These summaries were prepared by McGuireWoods LLP lawyer Thomas E. Spahn. They are based on the letter opinions issued by the Virginia State Bar. Any editorial comments reflect Mr. Spahn's current personal views, and not the opinions of the Virginia State Bar, McGuireWoods or its clients. 
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LEO NumTopicsSummary

8-Bills and Fees

16-Lawyer's Personal Interests

18-Consent and Prospective Waivers

60-Lawyers Acting as Trustees

61-Lawyers Acting as Executors

76-Trust and Estate Lawyers


This LEO outlines the principle governing a lawyer acting as executor or trustee: a pre-existing attorney-client relationship is not necessary, but is one factor showing the propriety of the lawyer's selection. The lawyer must fully disclose the fees that will be charged (preferably in writing) and "has a duty to suggest that the client investigate potential fees of others who might otherwise provide such services." A lawyer acting as executor or trustee may hire the lawyer's own law firm to represent him or her as long as there is full disclosure (including "the general compensation to be paid to the law firm") and consent (if the client is already dead, the beneficiaries can consent). A lawyer acting as a fiduciary is governed by the Code. A lawyer may solicit designation as a fiduciary as long as there is no overreaching or fraud. (Approved by the Supreme Court 2/1/94)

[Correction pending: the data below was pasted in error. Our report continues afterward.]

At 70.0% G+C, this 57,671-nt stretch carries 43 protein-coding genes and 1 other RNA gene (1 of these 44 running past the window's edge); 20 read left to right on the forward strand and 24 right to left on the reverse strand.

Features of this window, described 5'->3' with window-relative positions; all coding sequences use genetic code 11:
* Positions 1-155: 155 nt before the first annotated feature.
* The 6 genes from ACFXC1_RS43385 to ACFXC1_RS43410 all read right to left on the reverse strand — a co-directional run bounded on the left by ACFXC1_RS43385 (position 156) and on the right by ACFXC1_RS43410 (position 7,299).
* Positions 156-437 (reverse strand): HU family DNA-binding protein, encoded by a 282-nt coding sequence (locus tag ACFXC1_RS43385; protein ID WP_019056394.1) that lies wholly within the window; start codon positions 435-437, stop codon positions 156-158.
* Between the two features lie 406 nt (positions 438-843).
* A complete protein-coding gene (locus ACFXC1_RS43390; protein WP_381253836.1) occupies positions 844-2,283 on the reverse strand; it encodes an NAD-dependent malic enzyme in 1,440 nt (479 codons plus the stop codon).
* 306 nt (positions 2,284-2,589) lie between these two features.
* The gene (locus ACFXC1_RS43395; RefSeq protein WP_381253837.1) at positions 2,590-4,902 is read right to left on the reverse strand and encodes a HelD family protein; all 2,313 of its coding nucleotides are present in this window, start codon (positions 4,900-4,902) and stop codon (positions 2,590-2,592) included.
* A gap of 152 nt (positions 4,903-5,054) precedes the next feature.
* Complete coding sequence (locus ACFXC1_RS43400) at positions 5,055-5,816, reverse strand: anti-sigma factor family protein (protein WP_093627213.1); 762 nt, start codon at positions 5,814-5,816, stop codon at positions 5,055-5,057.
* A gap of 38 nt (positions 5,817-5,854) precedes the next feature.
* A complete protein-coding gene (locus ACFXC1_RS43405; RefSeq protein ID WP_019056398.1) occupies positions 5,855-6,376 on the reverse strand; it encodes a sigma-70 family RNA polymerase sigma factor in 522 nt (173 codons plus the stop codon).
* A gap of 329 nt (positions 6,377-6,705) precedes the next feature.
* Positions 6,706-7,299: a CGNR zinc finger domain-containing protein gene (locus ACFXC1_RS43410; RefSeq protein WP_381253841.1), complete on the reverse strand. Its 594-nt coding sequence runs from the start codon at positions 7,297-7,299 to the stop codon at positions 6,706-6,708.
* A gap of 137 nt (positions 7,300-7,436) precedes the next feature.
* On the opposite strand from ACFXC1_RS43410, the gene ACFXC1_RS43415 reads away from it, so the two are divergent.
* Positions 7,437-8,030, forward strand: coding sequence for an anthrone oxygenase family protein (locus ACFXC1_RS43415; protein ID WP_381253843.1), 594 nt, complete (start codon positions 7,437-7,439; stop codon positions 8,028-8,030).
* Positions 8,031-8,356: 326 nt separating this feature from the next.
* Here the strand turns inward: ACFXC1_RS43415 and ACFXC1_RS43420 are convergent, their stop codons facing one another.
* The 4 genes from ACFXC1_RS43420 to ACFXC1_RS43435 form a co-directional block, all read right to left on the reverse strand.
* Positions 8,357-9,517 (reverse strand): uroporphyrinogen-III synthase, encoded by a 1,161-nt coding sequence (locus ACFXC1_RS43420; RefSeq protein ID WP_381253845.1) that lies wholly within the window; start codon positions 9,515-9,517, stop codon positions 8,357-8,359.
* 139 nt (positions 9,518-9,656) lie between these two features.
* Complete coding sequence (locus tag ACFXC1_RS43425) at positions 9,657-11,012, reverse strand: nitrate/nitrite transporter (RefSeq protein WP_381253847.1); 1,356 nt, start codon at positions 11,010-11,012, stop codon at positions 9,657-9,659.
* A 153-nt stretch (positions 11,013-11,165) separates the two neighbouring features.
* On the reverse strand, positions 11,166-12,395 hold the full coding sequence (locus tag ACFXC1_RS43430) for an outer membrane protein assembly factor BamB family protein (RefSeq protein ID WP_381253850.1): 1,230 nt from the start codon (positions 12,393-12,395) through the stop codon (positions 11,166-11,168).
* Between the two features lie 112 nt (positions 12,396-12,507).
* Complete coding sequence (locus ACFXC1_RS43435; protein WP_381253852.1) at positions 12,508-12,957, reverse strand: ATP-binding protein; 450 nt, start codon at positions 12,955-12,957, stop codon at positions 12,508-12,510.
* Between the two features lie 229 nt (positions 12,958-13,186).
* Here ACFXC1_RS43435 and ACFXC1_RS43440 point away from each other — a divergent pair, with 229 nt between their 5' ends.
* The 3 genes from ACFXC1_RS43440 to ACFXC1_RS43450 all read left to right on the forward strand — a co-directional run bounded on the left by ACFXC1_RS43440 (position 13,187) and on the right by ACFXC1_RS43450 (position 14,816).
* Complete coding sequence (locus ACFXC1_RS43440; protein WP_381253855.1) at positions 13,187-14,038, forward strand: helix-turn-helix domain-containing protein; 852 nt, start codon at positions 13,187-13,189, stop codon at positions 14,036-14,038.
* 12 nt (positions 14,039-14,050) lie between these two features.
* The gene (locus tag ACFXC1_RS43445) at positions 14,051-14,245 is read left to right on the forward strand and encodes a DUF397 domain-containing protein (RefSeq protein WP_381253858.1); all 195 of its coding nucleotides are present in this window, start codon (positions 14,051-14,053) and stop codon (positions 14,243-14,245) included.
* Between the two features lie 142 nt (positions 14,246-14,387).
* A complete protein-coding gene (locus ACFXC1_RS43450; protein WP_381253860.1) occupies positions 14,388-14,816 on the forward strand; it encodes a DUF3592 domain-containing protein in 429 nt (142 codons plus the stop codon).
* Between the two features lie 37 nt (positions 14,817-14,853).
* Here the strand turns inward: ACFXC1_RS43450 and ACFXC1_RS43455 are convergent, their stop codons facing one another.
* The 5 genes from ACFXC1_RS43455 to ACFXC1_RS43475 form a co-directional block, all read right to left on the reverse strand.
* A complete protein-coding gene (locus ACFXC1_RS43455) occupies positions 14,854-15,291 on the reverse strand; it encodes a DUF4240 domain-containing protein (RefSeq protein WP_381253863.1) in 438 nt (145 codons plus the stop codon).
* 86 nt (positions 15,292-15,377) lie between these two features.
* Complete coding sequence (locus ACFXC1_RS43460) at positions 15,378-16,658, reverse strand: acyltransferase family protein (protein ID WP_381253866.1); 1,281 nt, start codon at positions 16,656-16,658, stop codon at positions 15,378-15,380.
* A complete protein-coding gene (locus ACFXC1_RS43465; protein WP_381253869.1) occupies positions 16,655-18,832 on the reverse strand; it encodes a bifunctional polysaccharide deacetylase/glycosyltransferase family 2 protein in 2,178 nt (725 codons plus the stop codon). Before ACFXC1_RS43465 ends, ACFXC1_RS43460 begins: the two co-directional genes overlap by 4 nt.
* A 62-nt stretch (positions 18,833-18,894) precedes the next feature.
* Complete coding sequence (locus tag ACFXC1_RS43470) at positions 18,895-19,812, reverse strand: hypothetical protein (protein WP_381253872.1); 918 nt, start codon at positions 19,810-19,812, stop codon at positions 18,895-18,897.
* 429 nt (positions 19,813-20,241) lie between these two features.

Copyright 2000, Thomas E. Spahn